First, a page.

t >> 8, on the other hand, works like -t >> 8 in the first part – but the other way around: It keeps low frequencies (the “beat”) at the beginning and blocks them later on.

Both bit shifts ORed together add slight variations in the melody and some overtones.

The complete second part of the intro:

#include <stdio.h>

int
main()
{
    int t;

    for (t = 0; ; t++)
        putchar((t * 4 | t * 2 | t) | (t >> 4) | (t >> 8));
}

intro-part-2.ogg

Alignment

First of all, the code so far had simple endless loops. This is not what you want for a “short podcast intro”. :-) So, we need to add bounds. Quite frankly, just use trial and error here, or add debug code to print the current value of t. Go with multiples of two. It’s easy to find the right values:

#include <stdio.h>

int
main()
{
    int t;

    for (t = 0; t < 32768; t++)
        putchar(t | (-t >> 8));
    for (t = 0; t < 65536; t++)
        putchar((t * 4 | t * 2 | t) | (t >> 4) | (t >> 8));

    return 0;
}

There’s another important detail. Let’s listen to that code: intro-unaligned.ogg. Do you hear that “blop” at the start and at the end? We want to get rid of it.

It’s simple to explain those artifacts by looking at a hexdump of our data:

00000000: 00ff ffff ffff ffff ffff ffff ffff ffff  ................
00000010: ffff ffff ffff ffff ffff ffff ffff ffff  ................
00000020: ffff ffff ffff ffff ffff ffff ffff ffff  ................
00000030: ffff ffff ffff ffff ffff ffff ffff ffff  ................
...

When interpreted as a waveform, this is a big jump: Right from full negative peak (0x00) to full positive peak (0xFF). Something similar happens at the end of the stream:

...
00017fc0: ffff ffff ffff ffff ffff ffff ffff ffff  ................
00017fd0: ffff ffff ffff ffff ffff ffff ffff ffff  ................
00017fe0: ffff ffff ffff ffff ffff ffff ffff ffff  ................
00017ff0: ffff ffff ffff ffff ffff ffff ffff ffff  ................

There’s no final 0xFF 0x00, but the file still ends with 0xFF, that’s a full positive peak. Once playback stops, your speakers jump from 0xFF back to the center, 0x80.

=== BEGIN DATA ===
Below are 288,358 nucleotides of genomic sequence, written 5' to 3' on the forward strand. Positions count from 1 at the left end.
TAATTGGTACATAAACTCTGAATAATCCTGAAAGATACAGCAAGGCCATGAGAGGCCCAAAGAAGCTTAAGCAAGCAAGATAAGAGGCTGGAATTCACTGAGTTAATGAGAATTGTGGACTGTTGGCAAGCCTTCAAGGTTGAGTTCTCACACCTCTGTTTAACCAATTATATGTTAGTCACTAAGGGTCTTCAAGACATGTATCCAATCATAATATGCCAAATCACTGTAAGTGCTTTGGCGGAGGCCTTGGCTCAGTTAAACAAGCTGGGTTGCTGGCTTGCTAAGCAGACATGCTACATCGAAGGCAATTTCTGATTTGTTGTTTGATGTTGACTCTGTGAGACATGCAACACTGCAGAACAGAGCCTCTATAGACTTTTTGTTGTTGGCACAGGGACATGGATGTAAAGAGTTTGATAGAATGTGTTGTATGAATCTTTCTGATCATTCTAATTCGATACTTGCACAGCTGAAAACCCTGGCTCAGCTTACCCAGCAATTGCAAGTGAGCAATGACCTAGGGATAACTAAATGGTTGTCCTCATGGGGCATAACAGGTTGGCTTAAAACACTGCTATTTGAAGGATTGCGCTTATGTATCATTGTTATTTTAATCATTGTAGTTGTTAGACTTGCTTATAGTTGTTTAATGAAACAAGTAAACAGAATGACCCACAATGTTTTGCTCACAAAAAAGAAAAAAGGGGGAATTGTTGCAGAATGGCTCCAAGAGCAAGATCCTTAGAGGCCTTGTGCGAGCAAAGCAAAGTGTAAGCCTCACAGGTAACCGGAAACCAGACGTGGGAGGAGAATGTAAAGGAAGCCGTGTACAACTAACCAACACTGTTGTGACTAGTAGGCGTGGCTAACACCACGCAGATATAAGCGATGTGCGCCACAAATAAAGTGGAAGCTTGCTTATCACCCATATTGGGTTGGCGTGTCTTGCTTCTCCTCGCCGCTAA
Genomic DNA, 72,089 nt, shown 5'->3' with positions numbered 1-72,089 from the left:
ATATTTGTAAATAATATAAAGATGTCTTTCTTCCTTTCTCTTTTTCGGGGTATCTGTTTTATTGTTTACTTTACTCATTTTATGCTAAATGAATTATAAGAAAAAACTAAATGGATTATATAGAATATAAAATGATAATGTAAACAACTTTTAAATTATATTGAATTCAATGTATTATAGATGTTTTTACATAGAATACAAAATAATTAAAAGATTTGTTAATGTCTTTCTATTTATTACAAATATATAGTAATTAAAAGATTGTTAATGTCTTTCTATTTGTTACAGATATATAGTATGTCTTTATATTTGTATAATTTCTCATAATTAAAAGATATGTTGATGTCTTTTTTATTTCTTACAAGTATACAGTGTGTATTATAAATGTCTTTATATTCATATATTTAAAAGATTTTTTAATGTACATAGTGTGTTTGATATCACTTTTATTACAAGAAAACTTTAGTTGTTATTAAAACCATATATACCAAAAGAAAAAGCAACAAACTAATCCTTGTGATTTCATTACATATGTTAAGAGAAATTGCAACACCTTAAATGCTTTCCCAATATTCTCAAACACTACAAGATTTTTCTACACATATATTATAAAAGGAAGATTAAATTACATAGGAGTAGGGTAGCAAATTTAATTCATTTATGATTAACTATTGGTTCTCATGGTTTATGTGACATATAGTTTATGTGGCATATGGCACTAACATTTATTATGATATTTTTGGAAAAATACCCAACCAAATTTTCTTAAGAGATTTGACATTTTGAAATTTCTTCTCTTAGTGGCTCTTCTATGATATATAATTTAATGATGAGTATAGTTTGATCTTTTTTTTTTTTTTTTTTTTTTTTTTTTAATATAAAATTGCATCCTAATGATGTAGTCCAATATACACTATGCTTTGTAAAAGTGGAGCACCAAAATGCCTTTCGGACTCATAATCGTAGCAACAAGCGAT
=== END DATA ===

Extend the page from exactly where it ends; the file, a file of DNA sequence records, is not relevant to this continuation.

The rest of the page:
A screenshot of the waveform sheds additional light on the problem: intro-unaligned.png. Here is what I want it to look like: intro-aligned.png. So, the first part must be moved halfway down. The second part must be moved down as well, but we can’t use a simple subtraction here because we use the full amplitude at the beginning. Thus, we divide by two.

And that’s just it.

#include <stdio.h>

int
main()
{
    int t;

    for (t = 0; t < 32768; t++)
        putchar((unsigned char)(t | (-t >> 8)) - 128);
    for (t = 0; t < 65536; t++)
        putchar((unsigned char)((t * 4 | t * 2 | t) | (t >> 4) | (t >> 8)) / 2);

    return 0;
}

Note that I have to do a type cast before doing the alignment. Of course. Otherwise, we’d be operating in the full integer range – but we have to get down to 0x00 to 0xFF.

The outro

… is left as an excercise for the reader. :-)

The 44kHz versions

What’s going on here? Not much, really. A higher sampling rate means that you need to provide more data to cover the same amount of time. Hence, you need to slow everything down. In our case, this is very easy by simply doing a bit shift to the right (remember the first part of the intro where we did just that?). We also have to multiply our loop bounds by a factor of four.

Why four? Because 44kHz is 4 * 11kHz and, of course, 11kHz is roughly 8kHz. :-)

Conclusion

This is not an exhaustive analysis. Many details are still uncovered. I think, though, that you can get a good feeling on what’s going on here.

And, to be honest, let’s not spoil it. Just go ahead, play with the code, and be surprised. That’s the actual fun!